Thursday, June 18, 2015
The eastern puma -- a subspecies of the animal also known as cougar or mountain lion, which still lives across the West -- is officially extinct. The Fish and Wildlife Service this week removed the animal from its list of protected wildlife and plants under the Endangered Species Act.
In fact, the eastern cougar was extinct well before it was protected under the Act, as was the case with eight of the other 10 species that have been delisted for extinction.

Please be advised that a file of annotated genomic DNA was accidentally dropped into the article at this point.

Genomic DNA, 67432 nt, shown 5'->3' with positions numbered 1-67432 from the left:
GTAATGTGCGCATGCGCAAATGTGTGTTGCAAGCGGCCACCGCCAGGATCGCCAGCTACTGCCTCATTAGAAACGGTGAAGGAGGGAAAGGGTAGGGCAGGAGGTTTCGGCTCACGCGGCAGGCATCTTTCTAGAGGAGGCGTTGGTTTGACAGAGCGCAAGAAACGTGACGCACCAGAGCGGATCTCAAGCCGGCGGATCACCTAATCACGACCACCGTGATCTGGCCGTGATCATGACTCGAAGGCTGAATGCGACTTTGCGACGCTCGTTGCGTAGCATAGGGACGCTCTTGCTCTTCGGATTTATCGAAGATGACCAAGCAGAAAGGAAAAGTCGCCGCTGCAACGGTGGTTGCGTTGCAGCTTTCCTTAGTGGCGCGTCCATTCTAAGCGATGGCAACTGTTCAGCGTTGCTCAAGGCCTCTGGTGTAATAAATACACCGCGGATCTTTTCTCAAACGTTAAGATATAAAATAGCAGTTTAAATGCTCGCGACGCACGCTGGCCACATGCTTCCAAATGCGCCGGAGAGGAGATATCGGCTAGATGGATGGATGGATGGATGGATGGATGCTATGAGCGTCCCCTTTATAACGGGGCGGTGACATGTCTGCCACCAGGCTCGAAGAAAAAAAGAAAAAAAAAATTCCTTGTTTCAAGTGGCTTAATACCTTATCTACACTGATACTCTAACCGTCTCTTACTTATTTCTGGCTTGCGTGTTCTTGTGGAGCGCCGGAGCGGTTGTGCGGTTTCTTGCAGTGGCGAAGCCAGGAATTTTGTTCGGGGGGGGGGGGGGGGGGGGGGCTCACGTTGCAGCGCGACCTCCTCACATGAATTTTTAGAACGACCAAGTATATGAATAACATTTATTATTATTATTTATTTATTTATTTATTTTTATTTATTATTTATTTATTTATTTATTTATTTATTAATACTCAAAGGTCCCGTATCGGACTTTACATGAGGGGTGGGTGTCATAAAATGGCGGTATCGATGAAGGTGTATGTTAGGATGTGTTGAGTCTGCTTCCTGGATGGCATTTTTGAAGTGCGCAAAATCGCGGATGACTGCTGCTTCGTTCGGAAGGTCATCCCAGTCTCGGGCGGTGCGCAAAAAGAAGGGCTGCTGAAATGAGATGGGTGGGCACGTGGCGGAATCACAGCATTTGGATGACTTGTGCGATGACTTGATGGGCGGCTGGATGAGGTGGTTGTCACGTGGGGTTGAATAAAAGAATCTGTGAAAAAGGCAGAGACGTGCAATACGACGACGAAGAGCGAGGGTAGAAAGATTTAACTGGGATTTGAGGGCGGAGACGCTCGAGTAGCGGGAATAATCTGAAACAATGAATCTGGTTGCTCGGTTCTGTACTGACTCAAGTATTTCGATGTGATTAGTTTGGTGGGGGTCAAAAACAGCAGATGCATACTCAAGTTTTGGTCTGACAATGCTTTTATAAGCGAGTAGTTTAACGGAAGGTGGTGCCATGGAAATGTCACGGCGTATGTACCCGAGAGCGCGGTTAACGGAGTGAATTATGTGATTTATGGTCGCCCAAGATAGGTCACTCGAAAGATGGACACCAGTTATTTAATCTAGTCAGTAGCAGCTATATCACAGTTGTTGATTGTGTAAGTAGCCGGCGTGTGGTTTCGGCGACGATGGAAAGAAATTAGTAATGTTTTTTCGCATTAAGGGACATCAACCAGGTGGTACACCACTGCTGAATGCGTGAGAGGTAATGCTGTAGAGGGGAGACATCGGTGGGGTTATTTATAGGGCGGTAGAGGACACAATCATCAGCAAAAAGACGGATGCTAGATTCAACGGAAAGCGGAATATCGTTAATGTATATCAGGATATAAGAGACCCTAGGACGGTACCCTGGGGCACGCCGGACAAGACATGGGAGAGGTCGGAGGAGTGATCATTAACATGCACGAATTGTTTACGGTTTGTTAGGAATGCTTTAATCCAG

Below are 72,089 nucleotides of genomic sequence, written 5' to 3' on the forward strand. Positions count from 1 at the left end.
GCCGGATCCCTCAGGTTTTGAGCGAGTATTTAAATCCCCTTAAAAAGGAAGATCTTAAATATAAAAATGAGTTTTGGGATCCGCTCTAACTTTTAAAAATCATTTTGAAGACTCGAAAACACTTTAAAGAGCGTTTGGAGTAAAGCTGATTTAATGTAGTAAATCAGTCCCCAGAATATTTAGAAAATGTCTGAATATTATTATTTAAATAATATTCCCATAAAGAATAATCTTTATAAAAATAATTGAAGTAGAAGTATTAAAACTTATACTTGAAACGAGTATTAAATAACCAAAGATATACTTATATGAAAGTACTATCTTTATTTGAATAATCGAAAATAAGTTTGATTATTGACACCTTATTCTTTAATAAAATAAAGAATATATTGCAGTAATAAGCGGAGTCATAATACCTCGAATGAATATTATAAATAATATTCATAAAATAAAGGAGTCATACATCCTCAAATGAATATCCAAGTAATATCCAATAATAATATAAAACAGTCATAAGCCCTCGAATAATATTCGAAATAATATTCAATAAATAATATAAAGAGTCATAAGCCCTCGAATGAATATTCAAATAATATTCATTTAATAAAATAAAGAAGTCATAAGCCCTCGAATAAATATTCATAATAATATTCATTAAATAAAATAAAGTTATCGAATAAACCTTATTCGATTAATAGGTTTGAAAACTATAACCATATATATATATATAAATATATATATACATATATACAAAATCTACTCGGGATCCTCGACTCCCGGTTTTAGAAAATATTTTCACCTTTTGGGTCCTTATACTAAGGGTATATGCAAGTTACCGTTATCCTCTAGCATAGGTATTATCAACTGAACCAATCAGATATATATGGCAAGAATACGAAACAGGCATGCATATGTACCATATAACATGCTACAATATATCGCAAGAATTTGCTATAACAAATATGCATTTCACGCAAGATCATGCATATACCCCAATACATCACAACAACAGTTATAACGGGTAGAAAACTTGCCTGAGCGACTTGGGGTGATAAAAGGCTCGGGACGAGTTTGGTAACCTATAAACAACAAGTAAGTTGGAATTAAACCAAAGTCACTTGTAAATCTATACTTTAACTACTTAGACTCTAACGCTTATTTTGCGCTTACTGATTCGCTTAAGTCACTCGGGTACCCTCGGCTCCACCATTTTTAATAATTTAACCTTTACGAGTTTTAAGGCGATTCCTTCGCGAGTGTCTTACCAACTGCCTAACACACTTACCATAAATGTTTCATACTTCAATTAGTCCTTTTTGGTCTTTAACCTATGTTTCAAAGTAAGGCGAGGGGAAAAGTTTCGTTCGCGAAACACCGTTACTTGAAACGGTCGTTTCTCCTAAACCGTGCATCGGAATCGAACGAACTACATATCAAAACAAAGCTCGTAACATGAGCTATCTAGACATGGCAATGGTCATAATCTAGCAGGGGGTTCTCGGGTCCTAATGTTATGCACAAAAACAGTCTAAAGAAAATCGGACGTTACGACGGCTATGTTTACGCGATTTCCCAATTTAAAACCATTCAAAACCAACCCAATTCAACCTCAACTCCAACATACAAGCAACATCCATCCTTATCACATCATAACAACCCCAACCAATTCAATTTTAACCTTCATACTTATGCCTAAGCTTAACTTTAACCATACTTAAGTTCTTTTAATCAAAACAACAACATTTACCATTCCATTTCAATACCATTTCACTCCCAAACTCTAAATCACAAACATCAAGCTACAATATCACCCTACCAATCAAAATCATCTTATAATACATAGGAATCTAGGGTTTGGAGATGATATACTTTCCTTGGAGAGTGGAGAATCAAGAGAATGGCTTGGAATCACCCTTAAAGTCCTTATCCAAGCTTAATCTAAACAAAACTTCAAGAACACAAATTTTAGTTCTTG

Eastern pumas were driven into smaller and smaller areas between the 1790s and 1890s due to human persecution -- along with the extirpation, through hunting, of their primary prey, white-tailed deer. The last three eastern pumas were killed in 1930 in Tennessee, 1932 in New Brunswick and 1938 in Maine.
Pumas were once the most widely distributed mammal in the Americas, extending from the Yukon in Canada to the southern tip of South America.
Eastern Puma Declared Extinct, Removed From Endangered Species List
Animal Liberation Links
- 'Dying to Learn': Exposing the supply of dogs and cats to higher education.
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